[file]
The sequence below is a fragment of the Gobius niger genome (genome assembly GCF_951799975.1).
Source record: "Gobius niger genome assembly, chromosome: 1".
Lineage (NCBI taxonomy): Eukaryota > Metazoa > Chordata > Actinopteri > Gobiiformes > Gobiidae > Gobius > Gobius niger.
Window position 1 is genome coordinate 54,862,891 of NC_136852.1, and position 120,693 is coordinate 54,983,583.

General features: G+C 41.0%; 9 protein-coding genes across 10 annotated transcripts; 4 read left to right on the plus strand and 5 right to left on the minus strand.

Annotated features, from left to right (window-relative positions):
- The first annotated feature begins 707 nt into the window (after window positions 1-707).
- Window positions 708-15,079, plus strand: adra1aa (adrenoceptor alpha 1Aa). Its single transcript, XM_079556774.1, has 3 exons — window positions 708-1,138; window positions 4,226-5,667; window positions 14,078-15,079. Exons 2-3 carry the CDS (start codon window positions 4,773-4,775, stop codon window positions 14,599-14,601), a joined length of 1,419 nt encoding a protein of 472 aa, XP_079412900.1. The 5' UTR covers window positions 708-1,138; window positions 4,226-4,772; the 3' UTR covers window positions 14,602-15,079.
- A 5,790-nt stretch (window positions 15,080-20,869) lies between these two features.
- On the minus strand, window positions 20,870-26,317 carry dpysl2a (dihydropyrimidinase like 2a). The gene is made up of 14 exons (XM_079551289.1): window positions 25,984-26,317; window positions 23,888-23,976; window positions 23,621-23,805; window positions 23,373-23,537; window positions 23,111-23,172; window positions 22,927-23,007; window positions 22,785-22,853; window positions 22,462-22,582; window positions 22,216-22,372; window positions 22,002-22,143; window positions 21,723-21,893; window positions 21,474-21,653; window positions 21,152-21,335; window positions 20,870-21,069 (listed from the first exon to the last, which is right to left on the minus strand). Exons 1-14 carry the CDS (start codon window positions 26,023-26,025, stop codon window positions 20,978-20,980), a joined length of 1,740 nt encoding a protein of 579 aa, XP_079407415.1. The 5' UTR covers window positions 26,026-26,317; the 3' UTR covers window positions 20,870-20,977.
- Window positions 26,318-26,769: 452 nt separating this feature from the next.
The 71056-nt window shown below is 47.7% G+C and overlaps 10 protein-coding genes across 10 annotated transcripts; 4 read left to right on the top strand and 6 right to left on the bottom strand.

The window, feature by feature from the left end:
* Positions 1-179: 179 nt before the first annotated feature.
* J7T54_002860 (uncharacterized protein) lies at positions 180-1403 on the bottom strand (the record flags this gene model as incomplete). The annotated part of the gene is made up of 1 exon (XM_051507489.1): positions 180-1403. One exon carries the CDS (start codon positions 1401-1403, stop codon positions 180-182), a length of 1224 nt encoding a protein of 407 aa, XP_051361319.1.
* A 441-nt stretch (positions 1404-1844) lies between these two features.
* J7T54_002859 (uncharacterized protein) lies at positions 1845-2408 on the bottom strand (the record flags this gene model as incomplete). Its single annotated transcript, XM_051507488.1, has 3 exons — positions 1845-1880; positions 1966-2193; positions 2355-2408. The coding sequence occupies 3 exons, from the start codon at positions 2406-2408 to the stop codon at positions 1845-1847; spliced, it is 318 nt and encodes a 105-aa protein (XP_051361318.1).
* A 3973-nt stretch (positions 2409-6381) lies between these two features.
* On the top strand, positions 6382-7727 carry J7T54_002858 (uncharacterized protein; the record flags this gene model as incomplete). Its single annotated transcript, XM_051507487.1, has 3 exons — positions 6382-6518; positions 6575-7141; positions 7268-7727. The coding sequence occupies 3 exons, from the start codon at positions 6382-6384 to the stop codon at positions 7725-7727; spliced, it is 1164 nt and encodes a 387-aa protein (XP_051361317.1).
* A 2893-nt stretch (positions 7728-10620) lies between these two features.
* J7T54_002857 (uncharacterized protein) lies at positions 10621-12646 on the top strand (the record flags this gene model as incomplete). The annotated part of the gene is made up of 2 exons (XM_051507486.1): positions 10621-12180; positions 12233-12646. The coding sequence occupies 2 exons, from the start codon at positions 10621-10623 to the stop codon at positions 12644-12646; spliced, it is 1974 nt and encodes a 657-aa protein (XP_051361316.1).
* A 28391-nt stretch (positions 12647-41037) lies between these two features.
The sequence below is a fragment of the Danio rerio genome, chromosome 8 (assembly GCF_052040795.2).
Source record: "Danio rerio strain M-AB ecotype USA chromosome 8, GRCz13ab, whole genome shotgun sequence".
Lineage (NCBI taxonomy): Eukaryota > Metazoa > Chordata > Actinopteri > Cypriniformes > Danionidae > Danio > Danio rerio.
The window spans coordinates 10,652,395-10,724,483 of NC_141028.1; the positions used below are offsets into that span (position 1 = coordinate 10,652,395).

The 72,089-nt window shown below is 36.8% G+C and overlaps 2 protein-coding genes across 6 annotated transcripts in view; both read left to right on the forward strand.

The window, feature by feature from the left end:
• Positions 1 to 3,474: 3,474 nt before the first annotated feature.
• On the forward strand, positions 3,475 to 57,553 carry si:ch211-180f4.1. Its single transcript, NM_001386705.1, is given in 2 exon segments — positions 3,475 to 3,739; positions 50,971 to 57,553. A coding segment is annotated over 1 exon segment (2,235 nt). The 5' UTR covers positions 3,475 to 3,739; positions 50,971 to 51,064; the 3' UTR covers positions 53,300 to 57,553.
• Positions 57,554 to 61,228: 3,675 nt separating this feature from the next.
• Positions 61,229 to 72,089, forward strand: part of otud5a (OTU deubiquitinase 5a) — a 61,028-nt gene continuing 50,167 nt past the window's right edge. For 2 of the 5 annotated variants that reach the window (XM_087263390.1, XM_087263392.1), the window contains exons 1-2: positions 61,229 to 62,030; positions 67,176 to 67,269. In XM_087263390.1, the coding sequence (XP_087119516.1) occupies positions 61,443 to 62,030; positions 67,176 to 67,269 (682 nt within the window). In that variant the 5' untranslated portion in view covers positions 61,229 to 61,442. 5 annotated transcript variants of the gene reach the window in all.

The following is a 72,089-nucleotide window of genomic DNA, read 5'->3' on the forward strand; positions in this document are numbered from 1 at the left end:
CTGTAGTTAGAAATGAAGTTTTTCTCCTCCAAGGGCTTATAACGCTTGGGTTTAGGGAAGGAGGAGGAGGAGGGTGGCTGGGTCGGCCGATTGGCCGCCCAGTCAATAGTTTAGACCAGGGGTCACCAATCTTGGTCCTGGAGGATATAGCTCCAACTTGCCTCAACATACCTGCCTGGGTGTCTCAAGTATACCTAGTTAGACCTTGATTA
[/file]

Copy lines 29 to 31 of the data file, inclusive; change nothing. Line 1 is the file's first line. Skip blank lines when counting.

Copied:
• Positions 1 to 3,474: 3,474 nt before the first annotated feature.
• On the forward strand, positions 3,475 to 57,553 carry si:ch211-180f4.1. Its single transcript, NM_001386705.1, is given in 2 exon segments — positions 3,475 to 3,739; positions 50,971 to 57,553. A coding segment is annotated over 1 exon segment (2,235 nt). The 5' UTR covers positions 3,475 to 3,739; positions 50,971 to 51,064; the 3' UTR covers positions 53,300 to 57,553.
• Positions 57,554 to 61,228: 3,675 nt separating this feature from the next.